An interview with Pier Marton, translated from the Spanish. Excerpts: “what follows does not represent ideas but stands for a lived-through experience — something which by definition can neither be communicated nor argued with… what needs to be unlearned is beyond our grasp… it is by becoming somebody that one crowns a successful education — self-distinction, self-inflation are inculcated from the start… what is being discussed here corresponds to the very same silence that Rimbaud and Gauguin may have experienced through their exiles, or through death’s notorious silence… It should be evident that when something tragic takes place, words are failing us. Those crises contain a form of wisdom and clarity which would be good to apply during our “normal” states — not only during those dramatic transitions, when we don’t know what is happening. We actually never know what is happening and, in finding speech inadequate, words should always fail us. […]Read More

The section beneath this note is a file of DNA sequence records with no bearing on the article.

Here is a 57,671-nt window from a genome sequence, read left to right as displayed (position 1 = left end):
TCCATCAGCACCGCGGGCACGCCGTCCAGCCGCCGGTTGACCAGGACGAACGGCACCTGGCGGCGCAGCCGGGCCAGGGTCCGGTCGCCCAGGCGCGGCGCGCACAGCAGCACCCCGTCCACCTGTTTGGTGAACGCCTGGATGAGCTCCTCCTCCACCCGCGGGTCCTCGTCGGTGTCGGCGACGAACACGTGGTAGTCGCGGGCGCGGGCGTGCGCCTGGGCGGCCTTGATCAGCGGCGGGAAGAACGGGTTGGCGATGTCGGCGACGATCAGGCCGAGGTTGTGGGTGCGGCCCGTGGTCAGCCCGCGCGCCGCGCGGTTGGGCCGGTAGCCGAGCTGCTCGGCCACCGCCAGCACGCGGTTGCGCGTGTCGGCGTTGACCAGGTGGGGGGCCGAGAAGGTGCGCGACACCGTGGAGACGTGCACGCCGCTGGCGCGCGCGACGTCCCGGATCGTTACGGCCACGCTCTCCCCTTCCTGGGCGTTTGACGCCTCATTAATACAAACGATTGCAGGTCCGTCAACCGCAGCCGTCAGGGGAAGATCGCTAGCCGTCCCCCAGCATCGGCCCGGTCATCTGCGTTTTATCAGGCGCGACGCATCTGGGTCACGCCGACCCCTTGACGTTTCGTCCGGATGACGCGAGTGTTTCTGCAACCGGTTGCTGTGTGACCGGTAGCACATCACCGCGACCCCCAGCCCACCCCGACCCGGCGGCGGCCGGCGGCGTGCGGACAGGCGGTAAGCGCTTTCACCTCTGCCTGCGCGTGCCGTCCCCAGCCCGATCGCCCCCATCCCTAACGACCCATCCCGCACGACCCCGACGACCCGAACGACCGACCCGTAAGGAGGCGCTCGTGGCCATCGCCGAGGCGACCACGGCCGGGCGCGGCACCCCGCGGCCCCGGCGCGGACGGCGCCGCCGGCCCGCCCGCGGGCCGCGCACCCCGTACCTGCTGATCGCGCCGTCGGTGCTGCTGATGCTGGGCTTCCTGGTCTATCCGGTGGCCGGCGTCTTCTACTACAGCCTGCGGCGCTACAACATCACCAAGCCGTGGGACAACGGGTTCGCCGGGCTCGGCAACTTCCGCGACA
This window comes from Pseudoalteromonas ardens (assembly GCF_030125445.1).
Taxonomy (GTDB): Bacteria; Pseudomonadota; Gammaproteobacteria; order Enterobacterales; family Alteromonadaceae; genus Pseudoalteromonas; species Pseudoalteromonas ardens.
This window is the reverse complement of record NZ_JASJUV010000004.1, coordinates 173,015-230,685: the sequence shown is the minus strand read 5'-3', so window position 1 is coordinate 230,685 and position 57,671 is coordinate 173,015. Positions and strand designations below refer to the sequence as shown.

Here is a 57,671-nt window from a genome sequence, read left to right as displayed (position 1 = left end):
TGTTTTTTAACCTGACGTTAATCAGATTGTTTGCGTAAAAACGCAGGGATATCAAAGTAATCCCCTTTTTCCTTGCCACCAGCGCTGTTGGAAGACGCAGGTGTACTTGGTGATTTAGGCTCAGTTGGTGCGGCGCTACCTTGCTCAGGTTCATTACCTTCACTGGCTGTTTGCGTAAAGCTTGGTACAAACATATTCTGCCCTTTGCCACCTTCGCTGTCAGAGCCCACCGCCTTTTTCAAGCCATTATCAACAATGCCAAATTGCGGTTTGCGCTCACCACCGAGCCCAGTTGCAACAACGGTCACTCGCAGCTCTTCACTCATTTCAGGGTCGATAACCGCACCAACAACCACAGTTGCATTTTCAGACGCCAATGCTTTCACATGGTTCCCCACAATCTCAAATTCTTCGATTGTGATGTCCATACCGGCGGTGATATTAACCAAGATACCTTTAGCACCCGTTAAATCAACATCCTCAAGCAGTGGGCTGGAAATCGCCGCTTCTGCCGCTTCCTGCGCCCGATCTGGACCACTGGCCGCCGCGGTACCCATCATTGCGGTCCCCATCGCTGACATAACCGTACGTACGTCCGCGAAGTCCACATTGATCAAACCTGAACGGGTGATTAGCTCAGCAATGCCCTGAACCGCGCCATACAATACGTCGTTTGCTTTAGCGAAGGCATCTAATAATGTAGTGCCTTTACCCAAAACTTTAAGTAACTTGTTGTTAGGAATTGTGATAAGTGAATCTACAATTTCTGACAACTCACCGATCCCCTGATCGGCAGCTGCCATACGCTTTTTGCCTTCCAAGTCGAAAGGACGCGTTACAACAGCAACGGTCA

In the New York Times by ETGAR KERET: …Many years ago, my father, who had to hide in a damp pit for roughly 600 days during World War II, told me that there were only two lessons to be learned from that war.
The first was that the Jewish people, who have suffered so much, must do whatever it takes to be strong so that they never again find themselves at the mercy of others.
The second was that the Jews, who have suffered from racial discrimination and inhumane conduct, must be more careful than any other people to avoid the slightest hint of racism and persecution in their own conduct […]